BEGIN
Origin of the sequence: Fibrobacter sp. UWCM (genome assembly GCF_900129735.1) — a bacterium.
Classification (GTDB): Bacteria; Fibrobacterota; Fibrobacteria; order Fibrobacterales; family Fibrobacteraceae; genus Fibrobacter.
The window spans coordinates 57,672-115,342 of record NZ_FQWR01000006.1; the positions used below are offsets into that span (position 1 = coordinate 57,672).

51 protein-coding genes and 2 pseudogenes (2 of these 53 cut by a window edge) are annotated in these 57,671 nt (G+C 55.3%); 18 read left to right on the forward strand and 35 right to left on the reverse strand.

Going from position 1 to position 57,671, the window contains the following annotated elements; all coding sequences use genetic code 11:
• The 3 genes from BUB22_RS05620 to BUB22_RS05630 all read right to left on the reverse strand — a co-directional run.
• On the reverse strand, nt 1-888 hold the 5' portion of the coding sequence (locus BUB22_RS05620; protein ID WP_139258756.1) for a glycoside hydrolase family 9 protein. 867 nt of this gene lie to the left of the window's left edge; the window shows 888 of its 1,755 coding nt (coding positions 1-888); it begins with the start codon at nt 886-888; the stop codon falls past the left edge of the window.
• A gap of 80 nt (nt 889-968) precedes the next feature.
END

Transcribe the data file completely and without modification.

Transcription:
Origin of the sequence: Fibrobacter sp. UWCM (genome assembly GCF_900129735.1) — a bacterium.
Classification (GTDB): Bacteria; Fibrobacterota; Fibrobacteria; order Fibrobacterales; family Fibrobacteraceae; genus Fibrobacter.
The window spans coordinates 57,672-115,342 of record NZ_FQWR01000006.1; the positions used below are offsets into that span (position 1 = coordinate 57,672).

51 protein-coding genes and 2 pseudogenes (2 of these 53 cut by a window edge) are annotated in these 57,671 nt (G+C 55.3%); 18 read left to right on the forward strand and 35 right to left on the reverse strand.

Going from position 1 to position 57,671, the window contains the following annotated elements; all coding sequences use genetic code 11:
• The 3 genes from BUB22_RS05620 to BUB22_RS05630 all read right to left on the reverse strand — a co-directional run.
• On the reverse strand, nt 1-888 hold the 5' portion of the coding sequence (locus BUB22_RS05620; protein ID WP_139258756.1) for a glycoside hydrolase family 9 protein. 867 nt of this gene lie to the left of the window's left edge; the window shows 888 of its 1,755 coding nt (coding positions 1-888); it begins with the start codon at nt 886-888; the stop codon falls past the left edge of the window.
• A gap of 80 nt (nt 889-968) precedes the next feature.